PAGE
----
Emissions, import bills, and pollution
Production and sale of non-organic fertilisers are heavily subsidised in Bangladesh. Traditionally, agencies such as Department of Agricultural Extension and Department of Fisheries assess the demand of non-organic fertilisers in advance to make sure that supply by the state-run factories will be enough.
The International Fertiliser Association estimates that in 1990 the total consumption of fertilisers in Bangladesh was 931,000 tonnes which increased to reach 2,305,000 tonnes in 2016. Almost 70 per cent of this is imported. As the country is struggling to supply natural gas to urea factories from domestic sources, the import of natural gas and fuel-oils is increasing very rapidly. The FAO estimates that emissions from agriculture have increased by almost 25 per cent since 1990; 9.8 per cent of the total emissions come from non-organic fertilisers.
Another crisis is triggered every dry season when different public agencies fight over who gets to use the natural gas supply: irrigation pumps in paddy fields or urea fertiliser factories. The energy sector in the country is almost totally dependent on non-renewable fossil fuel sources such as fuel-oils and natural gas, with only 1.5 per cent of power grid supply coming from renewable sources.
Urea is the most used non-organic fertiliser in the country. The 2013 BFRI study also mentions that all urea fertiliser factories discharge untreated effluents to rivers. It identified at least four fertiliser factories in Bangladesh discharging a “huge” amount of untreated effluents, polluting whole basin areas, with disastrous results for natural fish production in those rivers.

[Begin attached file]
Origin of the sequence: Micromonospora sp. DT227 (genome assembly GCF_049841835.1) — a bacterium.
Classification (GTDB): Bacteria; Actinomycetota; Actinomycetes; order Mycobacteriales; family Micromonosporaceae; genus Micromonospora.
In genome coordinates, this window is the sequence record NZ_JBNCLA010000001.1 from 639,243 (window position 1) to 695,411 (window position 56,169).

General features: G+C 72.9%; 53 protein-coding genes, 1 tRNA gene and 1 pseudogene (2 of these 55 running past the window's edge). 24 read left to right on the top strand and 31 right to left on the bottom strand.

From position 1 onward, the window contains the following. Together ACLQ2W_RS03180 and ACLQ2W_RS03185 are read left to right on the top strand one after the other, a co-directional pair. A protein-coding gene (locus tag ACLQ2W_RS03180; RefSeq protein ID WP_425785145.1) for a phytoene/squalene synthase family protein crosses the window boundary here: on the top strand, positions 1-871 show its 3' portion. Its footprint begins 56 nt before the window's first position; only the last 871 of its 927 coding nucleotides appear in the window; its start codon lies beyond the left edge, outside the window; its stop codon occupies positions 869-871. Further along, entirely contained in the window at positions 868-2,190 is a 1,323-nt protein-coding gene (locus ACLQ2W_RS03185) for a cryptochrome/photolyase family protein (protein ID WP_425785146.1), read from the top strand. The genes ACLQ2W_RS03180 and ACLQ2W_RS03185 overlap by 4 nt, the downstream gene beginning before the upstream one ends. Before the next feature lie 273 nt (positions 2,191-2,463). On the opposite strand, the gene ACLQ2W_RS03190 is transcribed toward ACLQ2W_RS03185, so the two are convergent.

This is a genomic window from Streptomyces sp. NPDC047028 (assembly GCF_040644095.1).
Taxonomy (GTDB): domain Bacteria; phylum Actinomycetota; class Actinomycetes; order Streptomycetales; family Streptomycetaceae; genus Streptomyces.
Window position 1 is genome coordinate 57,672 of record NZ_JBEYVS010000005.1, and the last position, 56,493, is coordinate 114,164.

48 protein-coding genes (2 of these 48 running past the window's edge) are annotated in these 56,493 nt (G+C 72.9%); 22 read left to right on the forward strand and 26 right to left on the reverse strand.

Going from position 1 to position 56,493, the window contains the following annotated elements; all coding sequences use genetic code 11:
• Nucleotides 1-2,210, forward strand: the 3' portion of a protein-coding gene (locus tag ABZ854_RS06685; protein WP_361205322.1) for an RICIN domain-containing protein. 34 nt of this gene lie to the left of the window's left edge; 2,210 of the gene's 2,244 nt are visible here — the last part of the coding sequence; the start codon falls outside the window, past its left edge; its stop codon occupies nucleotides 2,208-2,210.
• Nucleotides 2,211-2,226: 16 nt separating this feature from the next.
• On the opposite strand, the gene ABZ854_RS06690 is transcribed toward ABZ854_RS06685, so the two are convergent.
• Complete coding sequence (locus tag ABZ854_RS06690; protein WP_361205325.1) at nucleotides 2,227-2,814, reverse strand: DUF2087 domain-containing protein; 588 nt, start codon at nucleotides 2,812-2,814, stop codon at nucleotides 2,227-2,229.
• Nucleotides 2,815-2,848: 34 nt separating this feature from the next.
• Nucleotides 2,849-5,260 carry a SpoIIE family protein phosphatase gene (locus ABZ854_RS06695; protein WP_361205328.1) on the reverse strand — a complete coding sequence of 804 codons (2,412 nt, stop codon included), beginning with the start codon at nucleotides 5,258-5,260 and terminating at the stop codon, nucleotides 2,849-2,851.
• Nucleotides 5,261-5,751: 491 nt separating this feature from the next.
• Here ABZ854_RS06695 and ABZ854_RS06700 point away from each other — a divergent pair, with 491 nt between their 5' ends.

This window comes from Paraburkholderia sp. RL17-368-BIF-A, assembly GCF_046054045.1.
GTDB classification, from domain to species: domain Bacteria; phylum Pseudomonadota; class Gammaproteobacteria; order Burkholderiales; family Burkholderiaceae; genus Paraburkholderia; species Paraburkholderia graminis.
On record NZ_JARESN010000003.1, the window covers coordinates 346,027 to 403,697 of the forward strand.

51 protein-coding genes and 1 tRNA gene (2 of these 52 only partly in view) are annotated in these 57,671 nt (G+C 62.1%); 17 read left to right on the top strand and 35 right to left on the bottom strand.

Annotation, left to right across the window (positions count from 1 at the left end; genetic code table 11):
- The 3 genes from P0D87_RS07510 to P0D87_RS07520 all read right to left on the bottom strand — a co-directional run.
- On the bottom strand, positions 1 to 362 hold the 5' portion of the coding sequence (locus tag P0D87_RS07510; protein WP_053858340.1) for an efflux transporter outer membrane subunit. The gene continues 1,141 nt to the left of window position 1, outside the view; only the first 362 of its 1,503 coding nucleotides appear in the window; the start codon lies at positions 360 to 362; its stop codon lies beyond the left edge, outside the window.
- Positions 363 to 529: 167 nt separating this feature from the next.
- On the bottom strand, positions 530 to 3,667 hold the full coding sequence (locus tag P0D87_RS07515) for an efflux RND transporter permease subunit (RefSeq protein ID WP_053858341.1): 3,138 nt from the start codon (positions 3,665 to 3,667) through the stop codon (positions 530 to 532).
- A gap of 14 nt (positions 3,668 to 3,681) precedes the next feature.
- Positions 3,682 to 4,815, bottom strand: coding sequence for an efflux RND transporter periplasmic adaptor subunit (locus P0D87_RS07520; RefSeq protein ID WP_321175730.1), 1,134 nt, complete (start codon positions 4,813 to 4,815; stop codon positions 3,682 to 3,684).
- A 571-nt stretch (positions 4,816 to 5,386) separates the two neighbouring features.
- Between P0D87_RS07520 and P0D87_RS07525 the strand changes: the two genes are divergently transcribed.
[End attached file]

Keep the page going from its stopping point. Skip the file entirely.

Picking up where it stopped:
Bangladesh has a crucial problem in this regard. Habib explained, “As an active delta with vast floodplains in our river basin areas, aquaculture ponds are either always – or at least seasonally – connected to natural water bodies. And the most worrying thing here is that synthetic nutrients, pesticides, insecticides, antibiotics, all others drugs and chemicals from ponds and hatcheries get to easily reach the aquatic systems. We just can’t allow the degradation of our freshwater system to continue.”
This story was published with permission from The Third Pole.